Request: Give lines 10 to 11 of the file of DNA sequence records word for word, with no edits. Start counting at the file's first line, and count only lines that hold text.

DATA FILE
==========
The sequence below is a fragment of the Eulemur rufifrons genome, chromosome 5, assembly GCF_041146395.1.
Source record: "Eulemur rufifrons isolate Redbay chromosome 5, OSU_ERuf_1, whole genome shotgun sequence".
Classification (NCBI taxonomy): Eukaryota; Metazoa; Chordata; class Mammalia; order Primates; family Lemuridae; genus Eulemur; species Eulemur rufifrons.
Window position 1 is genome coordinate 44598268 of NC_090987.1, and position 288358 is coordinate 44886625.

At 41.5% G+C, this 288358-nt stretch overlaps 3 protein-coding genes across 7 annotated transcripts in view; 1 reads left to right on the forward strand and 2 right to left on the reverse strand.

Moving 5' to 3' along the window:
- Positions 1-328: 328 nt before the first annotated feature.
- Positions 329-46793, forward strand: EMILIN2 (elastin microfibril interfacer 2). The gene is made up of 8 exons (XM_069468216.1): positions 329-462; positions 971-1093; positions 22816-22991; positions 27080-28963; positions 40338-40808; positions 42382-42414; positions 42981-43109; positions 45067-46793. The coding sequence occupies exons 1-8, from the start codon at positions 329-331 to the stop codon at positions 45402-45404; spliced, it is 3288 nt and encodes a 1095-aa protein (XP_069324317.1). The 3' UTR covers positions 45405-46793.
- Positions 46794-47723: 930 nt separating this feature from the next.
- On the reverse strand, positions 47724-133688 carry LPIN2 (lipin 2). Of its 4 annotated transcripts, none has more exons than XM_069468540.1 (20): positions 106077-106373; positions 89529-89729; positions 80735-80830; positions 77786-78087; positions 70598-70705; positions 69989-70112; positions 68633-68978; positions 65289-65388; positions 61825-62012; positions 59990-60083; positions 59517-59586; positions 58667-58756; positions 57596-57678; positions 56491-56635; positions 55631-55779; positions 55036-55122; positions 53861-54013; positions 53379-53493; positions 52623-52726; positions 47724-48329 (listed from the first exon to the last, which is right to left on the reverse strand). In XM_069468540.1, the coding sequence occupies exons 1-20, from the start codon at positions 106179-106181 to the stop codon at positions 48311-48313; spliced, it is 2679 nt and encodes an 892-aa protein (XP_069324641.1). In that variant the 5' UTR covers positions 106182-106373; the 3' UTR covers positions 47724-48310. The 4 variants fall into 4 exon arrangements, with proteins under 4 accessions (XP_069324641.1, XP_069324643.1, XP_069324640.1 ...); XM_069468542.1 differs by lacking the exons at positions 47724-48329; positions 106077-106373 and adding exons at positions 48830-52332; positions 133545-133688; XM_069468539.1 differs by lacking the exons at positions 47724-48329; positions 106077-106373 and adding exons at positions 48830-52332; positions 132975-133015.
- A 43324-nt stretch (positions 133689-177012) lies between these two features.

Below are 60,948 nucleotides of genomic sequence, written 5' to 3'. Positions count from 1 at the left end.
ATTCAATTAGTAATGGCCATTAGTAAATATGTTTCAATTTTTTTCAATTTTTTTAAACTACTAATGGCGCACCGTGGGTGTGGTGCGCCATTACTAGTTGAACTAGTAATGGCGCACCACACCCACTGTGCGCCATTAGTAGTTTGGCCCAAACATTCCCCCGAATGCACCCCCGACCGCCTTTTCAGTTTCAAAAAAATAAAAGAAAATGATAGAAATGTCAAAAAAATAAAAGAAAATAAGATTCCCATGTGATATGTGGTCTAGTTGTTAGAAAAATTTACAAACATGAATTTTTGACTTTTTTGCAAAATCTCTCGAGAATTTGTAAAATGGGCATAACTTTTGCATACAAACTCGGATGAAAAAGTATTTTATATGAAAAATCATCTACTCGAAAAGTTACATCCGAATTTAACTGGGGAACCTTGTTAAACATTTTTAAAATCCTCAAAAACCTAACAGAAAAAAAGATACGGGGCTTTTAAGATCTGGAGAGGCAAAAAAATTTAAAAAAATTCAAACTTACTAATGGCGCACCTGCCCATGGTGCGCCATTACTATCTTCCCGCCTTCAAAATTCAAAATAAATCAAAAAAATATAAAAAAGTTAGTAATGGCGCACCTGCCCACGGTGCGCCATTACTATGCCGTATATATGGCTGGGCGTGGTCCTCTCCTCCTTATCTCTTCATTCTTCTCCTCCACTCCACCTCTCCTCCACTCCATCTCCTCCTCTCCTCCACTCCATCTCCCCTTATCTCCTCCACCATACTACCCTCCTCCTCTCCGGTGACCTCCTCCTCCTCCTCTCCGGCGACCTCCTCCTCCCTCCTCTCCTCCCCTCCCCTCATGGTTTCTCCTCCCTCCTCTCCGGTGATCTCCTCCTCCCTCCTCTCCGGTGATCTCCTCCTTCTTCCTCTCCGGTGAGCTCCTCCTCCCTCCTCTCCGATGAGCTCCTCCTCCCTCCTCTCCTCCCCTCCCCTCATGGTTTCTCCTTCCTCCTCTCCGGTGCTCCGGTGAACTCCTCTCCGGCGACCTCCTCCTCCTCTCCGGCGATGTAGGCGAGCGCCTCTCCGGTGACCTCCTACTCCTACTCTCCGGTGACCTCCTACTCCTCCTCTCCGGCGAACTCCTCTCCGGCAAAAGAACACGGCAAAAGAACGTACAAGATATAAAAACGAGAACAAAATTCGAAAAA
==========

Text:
- On the reverse strand, positions 47724-133688 carry LPIN2 (lipin 2). Of its 4 annotated transcripts, none has more exons than XM_069468540.1 (20): positions 106077-106373; positions 89529-89729; positions 80735-80830; positions 77786-78087; positions 70598-70705; positions 69989-70112; positions 68633-68978; positions 65289-65388; positions 61825-62012; positions 59990-60083; positions 59517-59586; positions 58667-58756; positions 57596-57678; positions 56491-56635; positions 55631-55779; positions 55036-55122; positions 53861-54013; positions 53379-53493; positions 52623-52726; positions 47724-48329 (listed from the first exon to the last, which is right to left on the reverse strand). In XM_069468540.1, the coding sequence occupies exons 1-20, from the start codon at positions 106179-106181 to the stop codon at positions 48311-48313; spliced, it is 2679 nt and encodes an 892-aa protein (XP_069324641.1). In that variant the 5' UTR covers positions 106182-106373; the 3' UTR covers positions 47724-48310. The 4 variants fall into 4 exon arrangements, with proteins under 4 accessions (XP_069324641.1, XP_069324643.1, XP_069324640.1 ...); XM_069468542.1 differs by lacking the exons at positions 47724-48329; positions 106077-106373 and adding exons at positions 48830-52332; positions 133545-133688; XM_069468539.1 differs by lacking the exons at positions 47724-48329; positions 106077-106373 and adding exons at positions 48830-52332; positions 132975-133015.
- A 43324-nt stretch (positions 133689-177012) lies between these two features.